Changes to the Scottish Government’s Repairing Standard will set a higher bar for properties owned by Edinburgh landlords from 1 March 2024, including requirements for safe food preparation areas and fixed heating systems.
Currently, private landlords offering a property for rent must meet legal and contractual obligations to ensure it achieves a minimum physical standard of repair. They also have a duty to maintain the property throughout the tenancy, completing any necessary work within a reasonable time.
Homes for rent must meet the following standards:
- the property must be wind and water tight and, in all other respects, reasonably fit for people to live in
- the structure and exterior (including drains, gutters and external pipes) must be in a reasonable state of repair and in proper working order
- installations for supplying water, gas and electricity and for sanitation, space heating and heating water must be in a reasonable state of repair and in proper working order
- any fixtures, fittings and appliances that the landlord provides under the tenancy must be in a reasonable state of repair and in proper working order
- any furnishings that the landlord provides under the tenancy must be capable of being used safely for the purpose for which they are designed
- the property must have a satisfactory way of detecting fires and for giving warning in the event of a fire or suspected fire
- the property must have satisfactory provisions for giving warning if carbon monoxide is present in a concentration that is hazardous to health
- the property must meet the statutory Tolerable Standard
The seven amendments and additional measures offer clarification on some of the existing rules and introduce further requirements as follows:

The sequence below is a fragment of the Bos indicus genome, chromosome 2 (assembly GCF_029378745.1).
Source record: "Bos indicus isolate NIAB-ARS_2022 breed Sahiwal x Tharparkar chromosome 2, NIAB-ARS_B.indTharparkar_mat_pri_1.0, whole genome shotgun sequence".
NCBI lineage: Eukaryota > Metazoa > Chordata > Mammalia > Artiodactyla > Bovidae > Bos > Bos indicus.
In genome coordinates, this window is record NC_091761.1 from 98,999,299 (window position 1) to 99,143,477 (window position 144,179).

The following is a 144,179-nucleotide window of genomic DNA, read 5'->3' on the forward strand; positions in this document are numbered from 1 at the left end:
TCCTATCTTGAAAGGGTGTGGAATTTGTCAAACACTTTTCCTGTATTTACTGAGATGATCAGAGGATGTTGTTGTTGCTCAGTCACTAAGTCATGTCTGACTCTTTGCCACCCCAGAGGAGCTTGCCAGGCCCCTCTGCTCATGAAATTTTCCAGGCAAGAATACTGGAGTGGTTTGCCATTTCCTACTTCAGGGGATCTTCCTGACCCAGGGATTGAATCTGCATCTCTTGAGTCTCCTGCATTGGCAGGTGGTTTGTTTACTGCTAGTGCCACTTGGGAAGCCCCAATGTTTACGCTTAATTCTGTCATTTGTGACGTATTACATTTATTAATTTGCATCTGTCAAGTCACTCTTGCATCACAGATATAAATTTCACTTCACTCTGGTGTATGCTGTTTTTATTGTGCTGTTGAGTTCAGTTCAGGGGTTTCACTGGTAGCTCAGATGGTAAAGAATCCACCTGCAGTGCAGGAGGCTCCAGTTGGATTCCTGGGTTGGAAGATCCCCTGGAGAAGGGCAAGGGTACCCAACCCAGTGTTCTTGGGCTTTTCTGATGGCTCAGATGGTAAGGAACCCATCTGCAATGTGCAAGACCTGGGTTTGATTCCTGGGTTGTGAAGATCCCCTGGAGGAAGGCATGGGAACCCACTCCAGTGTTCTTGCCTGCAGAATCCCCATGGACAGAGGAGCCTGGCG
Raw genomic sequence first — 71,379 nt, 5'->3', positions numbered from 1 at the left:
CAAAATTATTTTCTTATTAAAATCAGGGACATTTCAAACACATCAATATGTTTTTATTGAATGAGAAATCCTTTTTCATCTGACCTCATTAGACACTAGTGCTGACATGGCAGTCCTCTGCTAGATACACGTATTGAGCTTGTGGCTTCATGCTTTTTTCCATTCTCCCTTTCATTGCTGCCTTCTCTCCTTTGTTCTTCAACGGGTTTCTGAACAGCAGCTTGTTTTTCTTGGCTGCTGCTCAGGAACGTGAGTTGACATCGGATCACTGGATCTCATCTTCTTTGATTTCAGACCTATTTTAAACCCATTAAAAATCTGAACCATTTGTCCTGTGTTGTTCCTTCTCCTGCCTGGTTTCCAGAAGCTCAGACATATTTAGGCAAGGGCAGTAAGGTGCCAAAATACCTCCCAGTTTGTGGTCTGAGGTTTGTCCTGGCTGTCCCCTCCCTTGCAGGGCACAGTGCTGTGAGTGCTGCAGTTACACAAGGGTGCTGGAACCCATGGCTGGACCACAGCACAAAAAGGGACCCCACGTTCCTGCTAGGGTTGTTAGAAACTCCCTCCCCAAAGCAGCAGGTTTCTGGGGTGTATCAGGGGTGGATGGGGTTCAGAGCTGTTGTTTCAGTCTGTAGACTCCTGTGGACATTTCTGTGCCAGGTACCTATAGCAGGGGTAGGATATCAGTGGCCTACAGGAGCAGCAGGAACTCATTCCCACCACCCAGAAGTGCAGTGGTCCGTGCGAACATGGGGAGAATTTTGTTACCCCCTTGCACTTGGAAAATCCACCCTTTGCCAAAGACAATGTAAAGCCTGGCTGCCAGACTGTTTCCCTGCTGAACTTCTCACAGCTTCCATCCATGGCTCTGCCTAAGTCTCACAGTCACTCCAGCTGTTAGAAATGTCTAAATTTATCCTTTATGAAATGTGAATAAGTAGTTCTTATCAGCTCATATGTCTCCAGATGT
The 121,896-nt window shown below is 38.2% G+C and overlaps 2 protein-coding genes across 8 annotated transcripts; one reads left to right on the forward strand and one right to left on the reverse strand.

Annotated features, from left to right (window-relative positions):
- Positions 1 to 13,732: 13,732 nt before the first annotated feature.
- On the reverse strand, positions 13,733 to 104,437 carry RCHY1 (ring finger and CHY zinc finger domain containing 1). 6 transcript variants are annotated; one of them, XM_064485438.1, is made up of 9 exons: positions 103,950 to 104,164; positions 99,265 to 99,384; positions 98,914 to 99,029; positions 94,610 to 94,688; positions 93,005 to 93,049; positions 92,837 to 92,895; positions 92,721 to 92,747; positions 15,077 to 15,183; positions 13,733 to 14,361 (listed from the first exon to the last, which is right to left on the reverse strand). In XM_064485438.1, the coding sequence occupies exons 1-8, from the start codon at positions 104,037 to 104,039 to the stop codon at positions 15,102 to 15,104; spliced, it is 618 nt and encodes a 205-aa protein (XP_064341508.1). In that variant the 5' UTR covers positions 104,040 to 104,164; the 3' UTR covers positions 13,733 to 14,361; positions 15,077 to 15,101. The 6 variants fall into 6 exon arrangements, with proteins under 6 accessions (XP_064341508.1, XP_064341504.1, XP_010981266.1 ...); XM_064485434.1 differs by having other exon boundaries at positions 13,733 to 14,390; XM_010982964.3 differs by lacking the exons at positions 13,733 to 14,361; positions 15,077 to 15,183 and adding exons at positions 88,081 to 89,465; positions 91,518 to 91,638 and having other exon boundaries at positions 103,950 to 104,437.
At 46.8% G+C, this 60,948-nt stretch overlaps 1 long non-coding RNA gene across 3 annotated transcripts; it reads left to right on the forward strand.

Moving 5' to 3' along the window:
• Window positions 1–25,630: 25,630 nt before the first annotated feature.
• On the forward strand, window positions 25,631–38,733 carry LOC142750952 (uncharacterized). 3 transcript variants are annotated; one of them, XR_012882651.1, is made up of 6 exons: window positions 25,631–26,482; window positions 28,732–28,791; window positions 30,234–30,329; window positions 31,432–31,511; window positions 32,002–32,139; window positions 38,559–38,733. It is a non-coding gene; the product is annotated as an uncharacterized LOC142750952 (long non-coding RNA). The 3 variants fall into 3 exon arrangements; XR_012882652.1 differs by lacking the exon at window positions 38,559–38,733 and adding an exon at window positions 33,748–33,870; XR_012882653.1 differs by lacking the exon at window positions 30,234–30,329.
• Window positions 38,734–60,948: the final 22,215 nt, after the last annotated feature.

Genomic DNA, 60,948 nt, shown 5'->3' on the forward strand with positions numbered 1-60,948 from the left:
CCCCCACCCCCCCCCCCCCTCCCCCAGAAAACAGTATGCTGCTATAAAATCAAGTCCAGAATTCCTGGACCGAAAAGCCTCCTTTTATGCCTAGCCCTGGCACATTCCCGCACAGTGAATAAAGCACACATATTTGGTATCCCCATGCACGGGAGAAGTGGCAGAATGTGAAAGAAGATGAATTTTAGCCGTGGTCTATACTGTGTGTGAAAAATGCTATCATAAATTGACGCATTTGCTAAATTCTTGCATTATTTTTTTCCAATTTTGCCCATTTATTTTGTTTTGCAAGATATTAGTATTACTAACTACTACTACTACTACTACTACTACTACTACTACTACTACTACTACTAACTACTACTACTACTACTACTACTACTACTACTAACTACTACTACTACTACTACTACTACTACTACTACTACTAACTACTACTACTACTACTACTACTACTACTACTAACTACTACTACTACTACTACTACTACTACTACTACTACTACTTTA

The property must have a safely accessible food storage and food preparation space.
Fixed Heating System
The existing duty to ensure that any heating systems are in a reasonable state of repair and in proper working order will be amended to specify that there must be a fixed heating system.
Safe Access to Common Parts
The existing duty to ensure that the structure and exterior of the house is in a reasonable state of repair and in proper working order will be amended to specify that, where a private rented house is a flat in a tenement, the tenant must be able to safely access and use any common parts of the tenement.
Consent to Work on Common Parts
Section 16 of the Housing (Scotland) Act 2006, which deals with exceptions to the landlord’s repairing duty, is amended to make it clear that a private rented property which is a flat in a tenement does not fail the repairing standard if work otherwise needed to comply with the standard cannot be carried out because a majority of owners in the tenement have refused consent to carry out the work.
Safe and Secure Common Doors
The existing duty to ensure fire safety in private rented houses will be amended to specify that common doors must be secure and fitted with satisfactory locks. Guidance will be provided by the Scottish Government specifying that locks must allow users to open them from the inside without a key so that they do not inhibit exit in the event of a fire.
Residual Current Devices
The existing duty to ensure that installations for the supply of electricity in a private rented house are in a reasonable state of repair and in proper working order will be amended to specify that these must include a residual current device (RCD), a device to reduce the risk of electrocution and fire by breaking the circuit in the event of a fault.
The existing duty to ensure that installations for the supply of gas and electricity in a private rented house are in a reasonable state of repair and in proper working order will be extended to any other type of fuel.
Edinburgh landlords should familiarise themselves with the new guidelines and ensure their properties meet the minimum requirements by next March.
At Clan Gordon, we only work with landlords whose properties already meet the Repairing Standard, and we’ll be advising our clients in the run-up to the changes to this. If you need advice on letting a property in Edinburgh, or are thinking of switching from your current letting agent, schedule a call with one of our expert property management advisors.